Merging the Digital and Physical Worlds in Stadium Design, Mark Williams Sees Infinite Possibilities
The global pandemic delayed the much-anticipated debut of SoFi Stadium – postponing the venue’s first event, a Taylor Swift concert scheduled in July, and NFL preseason games for the Los Angeles Rams and Chargers. But HKS’ Mark Williams isn’t flustered. As the project’s Principal in Charge involved in all aspects of design, documentation and construction, Williams is managing the uncertainty in stride.
“SoFi is ready when events and fans return. It was designed to transcend time,” he says.
Williams has been hands-on since day one of the project, charged with bringing to life the world-class sports and entertainment destination – the vision of Los Angeles Rams Owner and Chairman E. Stanley Kroenke. Williams recalls a day in 2014 when he and a small group from the Rams ascended to the roof of the Hollywood Park racetrack on the project site. “We knew where we were standing was the same elevation of the new stadium’s upper concourse,” said Williams.
From this perch, they gazed out upon views of L.A., the Pacific Ocean and the scenic San Gabriel Mountains range to the east. “It was a breathtaking moment. To have this backdrop to design around and within is rare. We knew right then the potential this stadium had to complement the grandeur of the site, the spectacular views and the excitement we equate with Southern California, the entertainment capital of the world.”
It is Williams’ nature to think long term – his line of work requires a patient and measured approach. The iconic sports and entertainment venues HKS bring to fruition take years from conception to completion. The unexpected can and does happen, and Williams has experienced it in his career many times. But the worst health crisis in a century is an event no living designer has dealt with before. Yet, Williams remains upbeat.
“Having to wait to experience SoFi in person is difficult, but the anticipation will only build,” he says. “The arrival sequence and procession into the complex through meandering paths and canyons full of landscape features is inspired by the ecologies of the region. The sensation of finally setting foot in SoFi Stadium, experiencing the seating bowl, amenities, views and many environments will only be amplified.”
Williams’ drive to elevate and transform the fan experience for millions around the globe can be traced to the very first professional game he attended as a young boy.
“My family made the four-hour drive to Minneapolis from my hometown in Marshalltown, Iowa for a summer vacation,” Williams recalled. “First stop was a Twins game at Metropolitan Stadium. The Twins were a very good team with stars like Rod Carew, Tony Oliva and Harmon Killebrew.”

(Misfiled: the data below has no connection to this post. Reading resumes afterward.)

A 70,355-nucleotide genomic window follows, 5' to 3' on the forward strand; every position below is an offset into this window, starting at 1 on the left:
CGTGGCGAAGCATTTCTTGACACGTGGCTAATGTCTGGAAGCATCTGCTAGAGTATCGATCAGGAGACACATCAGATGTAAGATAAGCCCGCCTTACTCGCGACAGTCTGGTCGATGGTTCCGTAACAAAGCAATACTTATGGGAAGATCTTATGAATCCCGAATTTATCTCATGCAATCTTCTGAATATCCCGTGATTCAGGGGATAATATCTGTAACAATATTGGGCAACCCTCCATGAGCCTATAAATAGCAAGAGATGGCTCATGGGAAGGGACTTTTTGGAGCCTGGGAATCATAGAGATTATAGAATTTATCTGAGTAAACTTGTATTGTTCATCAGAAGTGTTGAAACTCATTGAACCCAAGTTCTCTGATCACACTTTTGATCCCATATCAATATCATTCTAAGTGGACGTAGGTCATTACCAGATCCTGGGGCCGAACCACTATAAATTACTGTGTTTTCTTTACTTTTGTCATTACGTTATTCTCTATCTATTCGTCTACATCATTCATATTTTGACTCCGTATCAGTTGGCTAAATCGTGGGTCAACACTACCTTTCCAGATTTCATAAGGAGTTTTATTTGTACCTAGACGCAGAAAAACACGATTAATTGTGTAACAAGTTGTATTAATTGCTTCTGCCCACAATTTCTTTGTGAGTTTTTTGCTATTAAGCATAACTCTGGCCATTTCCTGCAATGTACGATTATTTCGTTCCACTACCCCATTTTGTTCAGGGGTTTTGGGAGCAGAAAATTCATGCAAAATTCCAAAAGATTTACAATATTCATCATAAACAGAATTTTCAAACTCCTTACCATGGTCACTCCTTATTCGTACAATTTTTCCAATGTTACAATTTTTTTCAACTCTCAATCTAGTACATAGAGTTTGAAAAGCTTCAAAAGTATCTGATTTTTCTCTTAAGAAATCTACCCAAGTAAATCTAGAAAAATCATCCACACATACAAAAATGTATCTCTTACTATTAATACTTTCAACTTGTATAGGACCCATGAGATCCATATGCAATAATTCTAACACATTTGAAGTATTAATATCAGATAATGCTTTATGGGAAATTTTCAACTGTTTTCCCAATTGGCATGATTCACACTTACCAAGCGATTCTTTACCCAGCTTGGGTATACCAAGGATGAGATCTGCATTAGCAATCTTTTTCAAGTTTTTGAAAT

Williams still savors that formative moment of walking into a large capacity sports venue for the first time. The thrill and pure joy he felt that day is stamped in his DNA.
“It was probably 1970, and I was 6 or 7 years old. I remember they played the Oakland Athletics, and we sat behind home plate pretty high up. I almost got a foul ball and Killebrew hit a home run. Amazing day.”
Fast forward and Williams’ life and career have been dedicated to replicating those special moments for others. Williams is now a Principal and Global Sector Director, Venues at HKS, where he has worked for 26 years. He has designed and programmed dozens of sports and entertainment venues in eight different countries.
From high school football stadiums to Olympic Games venues spanning amateur, collegiate and professional sports leagues, Williams has helped shape how people experience some of life’s most memorable events. Williams was recognized for his reach and influence when he became an American Institute of Architects Fellow in March 2020.
Growing up in Iowa, Williams’ family life was firmly rooted in sports. He thrived in team sports from a young age and was a successful athlete through high school, playing on baseball teams that won a state title and competed on a national level. Williams enjoyed achievements in basketball and football as well and says his older brother, Bret, was always a step ahead and the better athlete of the two – keeping things competitive and fun at home.
“Combining my two strongest interests – architecture and sports – was a natural,” he says. He earned an undergraduate degree at Iowa State and a Bachelor of Architecture from Ball State University.
“The impact that sports and entertainment experiences have on individuals, families and communities has been with me for as long as I can remember. That excitement, energy and roar of the crowd just grew with my understanding of the profound influence these experiences have on people,” says Williams. “I had a strong desire to elevate that experience and help people of all ages celebrate those moments through design.”
Kevin Demoff, the Los Angeles Rams Chief Operating Officer, spoke to Williams’ contribution to the ground-breaking design of SoFi Stadium.
“Mark’s relentless inquisitive nature challenged us to be at our best as we all re-imagined the role stadiums can play at the heart of integrated campuses. He consistently kept the users, fans and athletes at the core of our project while incorporating design drivers that were authentic to our project. Mark’s creativity means challenges are addressed as opportunities and feedback is sought not looking for praise, but as a means to refinement.”
Williams’ Midwestern values keep him grounded, humble and focused on what drew him to venue design in the first place. “Where I come from and how I was raised has had a huge impact on who I am as a person,” he says. “I think it can be best described as at the end of the day, doing whatever it takes to make sure you do the right thing in each moment. Family, faith, helping others, commitment, loyalty, hard work, ingenuity; a do-it- yourself mentality, teaching, sharing, respect and celebrating informs who I am and how I approach my work.”
Merging the Digital and Physical: for Williams, it’s not a Divide